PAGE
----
The Okavango Delta is a vast territory of some 16,000 square kilometers teeming with life, including more than 1,000 species of plants, nearly 500 species of birds and 130 species of mammals, not to mention numerous species of reptiles. , amphibians and fish. Each year, approximately 11 cubic kilometers of water extend over this vast territory. The aquatic landscapes and water lilies will also enchant you.

Lilac-breasted roller, Okavango Delta, Botswana

Lilac-breasted roll

In recognition of all this natural diversity, the Okavango Delta is a Unesco World Heritage. It is also the largest freshwater wetland in southern Africa and one of the largest inland deltas in the world. Its floodwaters travel more than 1,000 kilometers from the central African highlands to create pristine water channels, islands and floodplains that attract elephants, buffalo and antelopes, as well as the predators that feed them. follow.
View of reeds and water lilies from a mokoro, Okavango Delta, Botswana

The view from water level in a mokoro

One of the best ways to see it all is by taking a mokoro, with a guide who leads you slowly and silently. You’re part of nature, so it’s an immersive way to see animals, especially birds and small creatures like frogs and dragonflies. These crafts were traditionally made from wood, but Botswana’s efforts to prevent deforestation mean most of them are now made from fiberglass.

Mokoro perched along a water channel in the Okavango Delta, Botswana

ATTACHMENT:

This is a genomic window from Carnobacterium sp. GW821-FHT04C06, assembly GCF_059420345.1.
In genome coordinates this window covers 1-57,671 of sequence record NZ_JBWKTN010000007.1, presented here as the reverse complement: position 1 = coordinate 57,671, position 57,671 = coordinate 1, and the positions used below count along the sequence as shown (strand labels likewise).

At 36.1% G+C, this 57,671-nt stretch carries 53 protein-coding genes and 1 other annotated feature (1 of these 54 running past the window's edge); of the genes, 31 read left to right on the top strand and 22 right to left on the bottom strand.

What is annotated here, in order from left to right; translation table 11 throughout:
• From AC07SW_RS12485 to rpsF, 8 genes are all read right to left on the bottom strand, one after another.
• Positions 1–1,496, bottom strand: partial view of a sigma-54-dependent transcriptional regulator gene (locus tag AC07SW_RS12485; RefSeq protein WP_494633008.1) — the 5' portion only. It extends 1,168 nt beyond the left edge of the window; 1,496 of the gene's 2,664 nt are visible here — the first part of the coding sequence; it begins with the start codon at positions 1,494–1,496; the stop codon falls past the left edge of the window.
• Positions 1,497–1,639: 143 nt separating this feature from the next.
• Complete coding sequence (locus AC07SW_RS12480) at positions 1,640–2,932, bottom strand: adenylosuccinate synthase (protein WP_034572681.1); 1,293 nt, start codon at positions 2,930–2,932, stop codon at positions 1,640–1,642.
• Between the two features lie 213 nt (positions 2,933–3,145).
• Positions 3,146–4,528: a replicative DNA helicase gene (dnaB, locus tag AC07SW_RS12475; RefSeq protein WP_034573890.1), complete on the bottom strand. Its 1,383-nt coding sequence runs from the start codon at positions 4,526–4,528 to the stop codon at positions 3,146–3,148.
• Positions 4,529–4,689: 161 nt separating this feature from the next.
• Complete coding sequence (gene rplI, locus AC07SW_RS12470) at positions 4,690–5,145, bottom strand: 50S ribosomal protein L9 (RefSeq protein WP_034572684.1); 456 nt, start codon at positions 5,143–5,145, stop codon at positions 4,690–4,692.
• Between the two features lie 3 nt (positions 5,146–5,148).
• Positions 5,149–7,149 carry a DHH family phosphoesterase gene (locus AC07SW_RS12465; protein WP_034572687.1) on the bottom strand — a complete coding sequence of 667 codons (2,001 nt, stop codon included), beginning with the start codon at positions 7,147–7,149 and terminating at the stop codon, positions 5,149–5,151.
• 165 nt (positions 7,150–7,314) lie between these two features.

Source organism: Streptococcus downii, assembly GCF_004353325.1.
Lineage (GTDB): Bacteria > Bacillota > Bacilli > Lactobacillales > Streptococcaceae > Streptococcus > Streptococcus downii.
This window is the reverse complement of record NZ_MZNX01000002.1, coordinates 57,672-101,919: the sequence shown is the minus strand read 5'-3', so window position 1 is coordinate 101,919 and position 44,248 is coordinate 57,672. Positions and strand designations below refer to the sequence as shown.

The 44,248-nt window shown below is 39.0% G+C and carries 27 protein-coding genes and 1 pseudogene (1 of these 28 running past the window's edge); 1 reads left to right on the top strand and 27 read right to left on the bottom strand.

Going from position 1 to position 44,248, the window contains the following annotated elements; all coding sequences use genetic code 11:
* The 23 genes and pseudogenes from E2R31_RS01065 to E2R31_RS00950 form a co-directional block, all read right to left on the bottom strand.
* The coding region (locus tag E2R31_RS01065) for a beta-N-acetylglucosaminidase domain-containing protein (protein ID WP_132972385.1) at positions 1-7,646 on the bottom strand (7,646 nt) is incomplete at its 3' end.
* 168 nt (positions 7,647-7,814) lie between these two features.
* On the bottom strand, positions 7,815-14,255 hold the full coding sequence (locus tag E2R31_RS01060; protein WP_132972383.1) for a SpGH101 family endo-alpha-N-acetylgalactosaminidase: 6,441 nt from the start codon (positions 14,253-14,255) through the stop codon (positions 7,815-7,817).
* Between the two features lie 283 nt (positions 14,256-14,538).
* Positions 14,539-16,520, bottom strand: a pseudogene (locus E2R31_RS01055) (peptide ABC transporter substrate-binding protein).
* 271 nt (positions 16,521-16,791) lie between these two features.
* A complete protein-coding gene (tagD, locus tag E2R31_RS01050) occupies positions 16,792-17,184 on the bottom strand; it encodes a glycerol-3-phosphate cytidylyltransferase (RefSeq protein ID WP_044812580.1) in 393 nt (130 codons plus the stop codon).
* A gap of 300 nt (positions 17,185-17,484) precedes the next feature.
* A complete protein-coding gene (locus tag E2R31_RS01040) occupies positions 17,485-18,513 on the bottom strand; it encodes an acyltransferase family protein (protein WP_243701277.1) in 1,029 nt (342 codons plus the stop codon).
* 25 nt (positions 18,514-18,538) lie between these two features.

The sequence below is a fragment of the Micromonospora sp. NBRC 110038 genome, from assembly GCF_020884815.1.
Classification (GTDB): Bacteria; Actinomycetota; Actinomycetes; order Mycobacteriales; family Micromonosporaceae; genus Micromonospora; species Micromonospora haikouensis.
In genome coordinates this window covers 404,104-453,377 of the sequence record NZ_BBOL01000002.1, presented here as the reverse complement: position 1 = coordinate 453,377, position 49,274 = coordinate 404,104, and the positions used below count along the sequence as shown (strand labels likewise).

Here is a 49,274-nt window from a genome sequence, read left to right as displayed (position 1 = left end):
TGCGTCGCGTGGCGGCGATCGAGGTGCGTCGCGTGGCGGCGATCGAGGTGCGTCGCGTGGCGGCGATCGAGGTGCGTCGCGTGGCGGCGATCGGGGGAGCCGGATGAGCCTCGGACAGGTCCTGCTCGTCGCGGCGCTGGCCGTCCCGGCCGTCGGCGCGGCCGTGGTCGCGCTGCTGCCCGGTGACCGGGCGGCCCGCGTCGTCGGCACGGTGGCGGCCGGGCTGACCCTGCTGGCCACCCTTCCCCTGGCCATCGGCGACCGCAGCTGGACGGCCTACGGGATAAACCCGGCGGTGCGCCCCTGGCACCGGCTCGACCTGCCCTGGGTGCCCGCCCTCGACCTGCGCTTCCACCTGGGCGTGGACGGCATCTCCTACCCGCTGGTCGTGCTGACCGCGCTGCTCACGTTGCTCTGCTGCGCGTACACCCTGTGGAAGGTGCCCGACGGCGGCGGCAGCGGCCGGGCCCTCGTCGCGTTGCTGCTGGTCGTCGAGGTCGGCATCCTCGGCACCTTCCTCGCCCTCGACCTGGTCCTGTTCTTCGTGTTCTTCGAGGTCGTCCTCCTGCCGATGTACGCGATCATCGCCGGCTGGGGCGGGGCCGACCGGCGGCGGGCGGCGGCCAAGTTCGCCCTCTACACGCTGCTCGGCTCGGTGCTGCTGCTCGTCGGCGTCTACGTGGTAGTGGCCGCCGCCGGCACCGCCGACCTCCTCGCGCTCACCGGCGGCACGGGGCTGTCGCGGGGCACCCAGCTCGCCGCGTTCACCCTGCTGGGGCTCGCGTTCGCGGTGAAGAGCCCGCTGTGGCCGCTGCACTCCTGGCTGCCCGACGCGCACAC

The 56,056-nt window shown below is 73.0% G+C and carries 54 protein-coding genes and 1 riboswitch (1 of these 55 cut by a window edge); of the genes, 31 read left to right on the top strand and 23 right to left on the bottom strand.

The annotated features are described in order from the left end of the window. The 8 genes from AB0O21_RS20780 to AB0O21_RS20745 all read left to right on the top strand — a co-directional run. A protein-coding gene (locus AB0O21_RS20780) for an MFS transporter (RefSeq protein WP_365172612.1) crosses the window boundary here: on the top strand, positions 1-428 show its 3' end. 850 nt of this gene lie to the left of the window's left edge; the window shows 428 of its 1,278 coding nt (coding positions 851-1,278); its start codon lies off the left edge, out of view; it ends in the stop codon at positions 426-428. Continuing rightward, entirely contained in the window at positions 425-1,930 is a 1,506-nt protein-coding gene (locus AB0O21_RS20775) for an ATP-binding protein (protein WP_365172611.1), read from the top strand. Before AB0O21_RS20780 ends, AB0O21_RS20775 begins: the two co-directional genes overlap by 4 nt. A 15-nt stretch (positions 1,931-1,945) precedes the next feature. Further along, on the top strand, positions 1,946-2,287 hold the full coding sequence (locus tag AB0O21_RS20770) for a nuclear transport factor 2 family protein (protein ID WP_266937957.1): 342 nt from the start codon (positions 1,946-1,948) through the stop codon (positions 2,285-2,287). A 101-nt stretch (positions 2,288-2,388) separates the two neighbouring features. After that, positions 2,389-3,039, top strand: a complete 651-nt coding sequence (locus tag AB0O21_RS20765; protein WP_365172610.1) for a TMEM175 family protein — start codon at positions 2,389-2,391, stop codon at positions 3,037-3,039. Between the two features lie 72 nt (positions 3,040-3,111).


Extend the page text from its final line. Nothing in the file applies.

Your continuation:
A guide silently perches a mokoro along the water channels

Accommodation in the Okavango Delta
Botswana is not a budget destination, as the government has chosen to pursue a high value, low impact tourism model. Obviously, there are many high-end luxury camps in the Okavango Delta, such as those run by Wilderness, Great Plains Conservation, Desert & Delta Safaris and Sanctuary Retreats.

​But for those who can’t afford such luxuries – or the excellent guides they offer – the best way to enjoy the Okavango is to drive alone and camp in the Moremi Game Reserve or the Khwai concession. For the best affordable Okavango/Moremi self-drive experience, I would suggest two to three nights at each of the following: Third Bridge and Xakanaka in Moremi, and either Mbudi Campground or Hippo Pool Campsite in the Khwai Region.

It’s also worth venturing out on a mokoro trip, either from Mboma station near the Third Bridge, or from Mbudi or Hippo Pool in Khwai. Xakanaka instead offers motorized boat excursions. You can reserve them at the entrance to the reserve or at the camp.

Motorized boats in the Okavango Delta, Botswana

A motorboat covers more ground; the engine can be turned off to approach birds silently

When is the best time to visit Okavango?
Usually the dry season months, from June/July to October, are the best time to visit, although October can be very hot. These are the months when the rains have stopped but floodwaters have already arrived from the highlands. This gives you the best combination of land safaris and boat trips along the waterways.

That said, the Okavango can be considered a year-round destination if you don’t focus on water activities. Also keep in mind that July to October is peak season, when peak rates apply. If you’re looking to cut costs, going out outside of these months may be a more affordable option. Game viewing is still good in April/May and November/December, although November and December can be very hot. January to March are also hot and humid months where some areas of the delta become inaccessible.

Although the Delta is good for birding year-round, the summer rainy season, from November to April, is when summer migrants increase the number of bird species you might see. Keep in mind that the summer months from December to March are very hot and some areas become difficult to access, so April might be a good choice.

You can also enjoy
Botswana’s Best Game Reserves for a Wildlife Safari
Okavango, Botswana: where mokoro is king
8 Best Things to Do on a Botswana Safari